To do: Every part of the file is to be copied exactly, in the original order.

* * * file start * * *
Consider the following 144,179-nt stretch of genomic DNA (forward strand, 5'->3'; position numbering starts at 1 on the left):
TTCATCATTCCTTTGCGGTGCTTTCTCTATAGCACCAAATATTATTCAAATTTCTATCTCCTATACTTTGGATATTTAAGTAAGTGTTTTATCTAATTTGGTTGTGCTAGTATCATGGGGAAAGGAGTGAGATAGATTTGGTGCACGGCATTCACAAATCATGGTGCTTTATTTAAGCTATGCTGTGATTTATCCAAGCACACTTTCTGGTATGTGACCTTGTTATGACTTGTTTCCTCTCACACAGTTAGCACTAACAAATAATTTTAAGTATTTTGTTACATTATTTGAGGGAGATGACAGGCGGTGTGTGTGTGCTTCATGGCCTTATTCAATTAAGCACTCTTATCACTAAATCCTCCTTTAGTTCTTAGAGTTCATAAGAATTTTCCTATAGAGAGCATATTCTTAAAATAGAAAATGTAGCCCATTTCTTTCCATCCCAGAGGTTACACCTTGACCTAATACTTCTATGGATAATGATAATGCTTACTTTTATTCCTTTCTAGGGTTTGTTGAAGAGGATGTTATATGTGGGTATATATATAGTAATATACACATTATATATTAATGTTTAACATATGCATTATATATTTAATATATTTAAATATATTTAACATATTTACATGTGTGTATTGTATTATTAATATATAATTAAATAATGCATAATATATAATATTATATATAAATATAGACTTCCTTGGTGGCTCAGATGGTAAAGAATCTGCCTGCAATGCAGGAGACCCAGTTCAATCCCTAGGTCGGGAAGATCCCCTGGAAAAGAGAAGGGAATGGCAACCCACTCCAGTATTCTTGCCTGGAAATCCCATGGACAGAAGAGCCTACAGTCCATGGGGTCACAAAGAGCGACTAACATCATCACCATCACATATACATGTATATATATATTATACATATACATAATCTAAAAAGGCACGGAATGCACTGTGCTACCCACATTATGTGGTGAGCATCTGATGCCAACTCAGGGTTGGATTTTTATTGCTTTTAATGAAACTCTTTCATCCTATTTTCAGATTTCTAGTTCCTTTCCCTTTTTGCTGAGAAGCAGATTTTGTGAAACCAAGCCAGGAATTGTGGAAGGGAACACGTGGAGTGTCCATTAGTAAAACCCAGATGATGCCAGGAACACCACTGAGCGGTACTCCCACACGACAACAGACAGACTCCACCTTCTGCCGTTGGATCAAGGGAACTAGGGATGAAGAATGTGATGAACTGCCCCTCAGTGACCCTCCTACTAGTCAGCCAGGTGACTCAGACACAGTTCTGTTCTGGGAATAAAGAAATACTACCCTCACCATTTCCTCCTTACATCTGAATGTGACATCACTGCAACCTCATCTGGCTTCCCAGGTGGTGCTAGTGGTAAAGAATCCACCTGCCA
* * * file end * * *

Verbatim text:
Consider the following 144,179-nt stretch of genomic DNA (forward strand, 5'->3'; position numbering starts at 1 on the left):
TTCATCATTCCTTTGCGGTGCTTTCTCTATAGCACCAAATATTATTCAAATTTCTATCTCCTATACTTTGGATATTTAAGTAAGTGTTTTATCTAATTTGGTTGTGCTAGTATCATGGGGAAAGGAGTGAGATAGATTTGGTGCACGGCATTCACAAATCATGGTGCTTTATTTAAGCTATGCTGTGATTTATCCAAGCACACTTTCTGGTATGTGACCTTGTTATGACTTGTTTCCTCTCACACAGTTAGCACTAACAAATAATTTTAAGTATTTTGTTACATTATTTGAGGGAGATGACAGGCGGTGTGTGTGTGCTTCATGGCCTTATTCAATTAAGCACTCTTATCACTAAATCCTCCTTTAGTTCTTAGAGTTCATAAGAATTTTCCTATAGAGAGCATATTCTTAAAATAGAAAATGTAGCCCATTTCTTTCCATCCCAGAGGTTACACCTTGACCTAATACTTCTATGGATAATGATAATGCTTACTTTTATTCCTTTCTAGGGTTTGTTGAAGAGGATGTTATATGTGGGTATATATATAGTAATATACACATTATATATTAATGTTTAACATATGCATTATATATTTAATATATTTAAATATATTTAACATATTTACATGTGTGTATTGTATTATTAATATATAATTAAATAATGCATAATATATAATATTATATATAAATATAGACTTCCTTGGTGGCTCAGATGGTAAAGAATCTGCCTGCAATGCAGGAGACCCAGTTCAATCCCTAGGTCGGGAAGATCCCCTGGAAAAGAGAAGGGAATGGCAACCCACTCCAGTATTCTTGCCTGGAAATCCCATGGACAGAAGAGCCTACAGTCCATGGGGTCACAAAGAGCGACTAACATCATCACCATCACATATACATGTATATATATATTATACATATACATAATCTAAAAAGGCACGGAATGCACTGTGCTACCCACATTATGTGGTGAGCATCTGATGCCAACTCAGGGTTGGATTTTTATTGCTTTTAATGAAACTCTTTCATCCTATTTTCAGATTTCTAGTTCCTTTCCCTTTTTGCTGAGAAGCAGATTTTGTGAAACCAAGCCAGGAATTGTGGAAGGGAACACGTGGAGTGTCCATTAGTAAAACCCAGATGATGCCAGGAACACCACTGAGCGGTACTCCCACACGACAACAGACAGACTCCACCTTCTGCCGTTGGATCAAGGGAACTAGGGATGAAGAATGTGATGAACTGCCCCTCAGTGACCCTCCTACTAGTCAGCCAGGTGACTCAGACACAGTTCTGTTCTGGGAATAAAGAAATACTACCCTCACCATTTCCTCCTTACATCTGAATGTGACATCACTGCAACCTCATCTGGCTTCCCAGGTGGTGCTAGTGGTAAAGAATCCACCTGCCA